The Frustrations of Inadequate Studio Equipment
Wednesday 21 August 2013 — Category: Equipment
Earlier in the month, when I was taking photos of some of my tripod equipment for the Converting a Manfrotto Head to an Arca-Style Clamp article, I was becoming increasingly frustrated with the inadequate lighting and support equipment I was trying to use in my makeshift studio.
As you can see from the photo to the right — taken with my Olympus TG-2 point-and-shoot — I've been making do with whatever I can find from around the house: a desk lamp, a clip-on book light, masking tape that doesn’t stick to the desk lamp, a ladder as a light stand, foam-core board, and whatever else I can beg, borrow or steal!
For my entire adult life I have lived by the principle that investing in the right tools for the job will save a lot of time, effort, frustration, grief, and even money, in the end. Now that I’m starting to take more of my own product photos for these articles — rather than just “borrowing” them from elsewhere on the Internet — it seems the time has arrived to acquire at least a minimum amount of decent studio equipment so I can get on with the work of photography instead of scrounging for resources all the time.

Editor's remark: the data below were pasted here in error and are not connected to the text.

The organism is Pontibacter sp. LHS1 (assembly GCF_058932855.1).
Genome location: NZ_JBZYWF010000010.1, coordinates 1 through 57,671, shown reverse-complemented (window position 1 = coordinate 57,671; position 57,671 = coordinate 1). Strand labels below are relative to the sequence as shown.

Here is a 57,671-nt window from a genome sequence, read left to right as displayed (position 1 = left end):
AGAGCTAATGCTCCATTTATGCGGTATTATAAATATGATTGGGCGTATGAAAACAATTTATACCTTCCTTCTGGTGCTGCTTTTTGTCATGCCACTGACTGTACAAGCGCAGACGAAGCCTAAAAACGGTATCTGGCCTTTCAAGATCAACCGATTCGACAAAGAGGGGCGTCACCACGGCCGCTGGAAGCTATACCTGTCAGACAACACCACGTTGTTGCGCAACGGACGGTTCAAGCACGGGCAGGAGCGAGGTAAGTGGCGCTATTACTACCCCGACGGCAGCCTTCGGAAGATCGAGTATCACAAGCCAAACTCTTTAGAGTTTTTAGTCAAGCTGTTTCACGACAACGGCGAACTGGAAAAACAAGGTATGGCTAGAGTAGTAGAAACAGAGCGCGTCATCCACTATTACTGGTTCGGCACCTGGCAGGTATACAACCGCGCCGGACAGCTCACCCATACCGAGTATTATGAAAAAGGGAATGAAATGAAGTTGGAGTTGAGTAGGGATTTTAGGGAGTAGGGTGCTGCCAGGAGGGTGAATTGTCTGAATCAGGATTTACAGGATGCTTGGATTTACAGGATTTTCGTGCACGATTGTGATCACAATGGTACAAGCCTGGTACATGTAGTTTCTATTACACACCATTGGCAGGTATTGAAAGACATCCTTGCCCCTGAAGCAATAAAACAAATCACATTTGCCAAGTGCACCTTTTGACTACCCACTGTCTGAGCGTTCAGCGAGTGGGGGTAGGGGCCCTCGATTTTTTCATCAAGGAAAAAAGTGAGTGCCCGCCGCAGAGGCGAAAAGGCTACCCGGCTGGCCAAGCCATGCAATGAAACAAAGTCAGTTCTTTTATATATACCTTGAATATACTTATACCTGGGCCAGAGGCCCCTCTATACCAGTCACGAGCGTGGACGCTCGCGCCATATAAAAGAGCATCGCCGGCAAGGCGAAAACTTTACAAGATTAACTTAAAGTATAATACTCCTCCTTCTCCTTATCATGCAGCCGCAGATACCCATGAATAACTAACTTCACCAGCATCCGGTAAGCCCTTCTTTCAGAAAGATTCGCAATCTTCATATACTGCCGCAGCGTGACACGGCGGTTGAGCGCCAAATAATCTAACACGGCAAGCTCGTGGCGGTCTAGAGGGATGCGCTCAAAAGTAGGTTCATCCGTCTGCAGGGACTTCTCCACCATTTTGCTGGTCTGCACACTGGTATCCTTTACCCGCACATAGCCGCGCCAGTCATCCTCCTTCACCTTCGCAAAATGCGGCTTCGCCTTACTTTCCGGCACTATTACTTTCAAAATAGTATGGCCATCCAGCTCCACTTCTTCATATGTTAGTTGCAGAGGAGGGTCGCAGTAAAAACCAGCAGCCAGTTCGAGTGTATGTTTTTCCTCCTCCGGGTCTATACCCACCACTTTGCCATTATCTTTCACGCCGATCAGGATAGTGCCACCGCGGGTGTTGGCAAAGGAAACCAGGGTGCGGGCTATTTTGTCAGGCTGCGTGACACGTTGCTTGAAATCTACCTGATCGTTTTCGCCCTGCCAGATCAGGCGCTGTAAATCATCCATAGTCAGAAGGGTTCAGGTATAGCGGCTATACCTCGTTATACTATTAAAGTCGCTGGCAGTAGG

This next photo is a closer view of the setup I had that day. Don’t ask me why I decided to use a magenta postcard as a flag — it ended up being an excellent, unwanted, magenta reflector! I guess I was too lazy to take the time to dig a white index card out of the drawer — shame on me!
You will also notice that there was a good amount of outdoor light leaking in through the window blinds behind the ladder. The difference in color temperature between that light and the indoor artificial lighting definitely caused white balance problems in the resulting photos.
Because I had already covered the other four windows in my office with some heavy light-blocking curtains from Walmart, I've gone ahead and gotten one more curtain to cover the remaining window. They don’t block the light perfectly, but for what I’m doing, it’s good enough.
Since this day of frustrating photography, I have researched the options in three categories of equipment:
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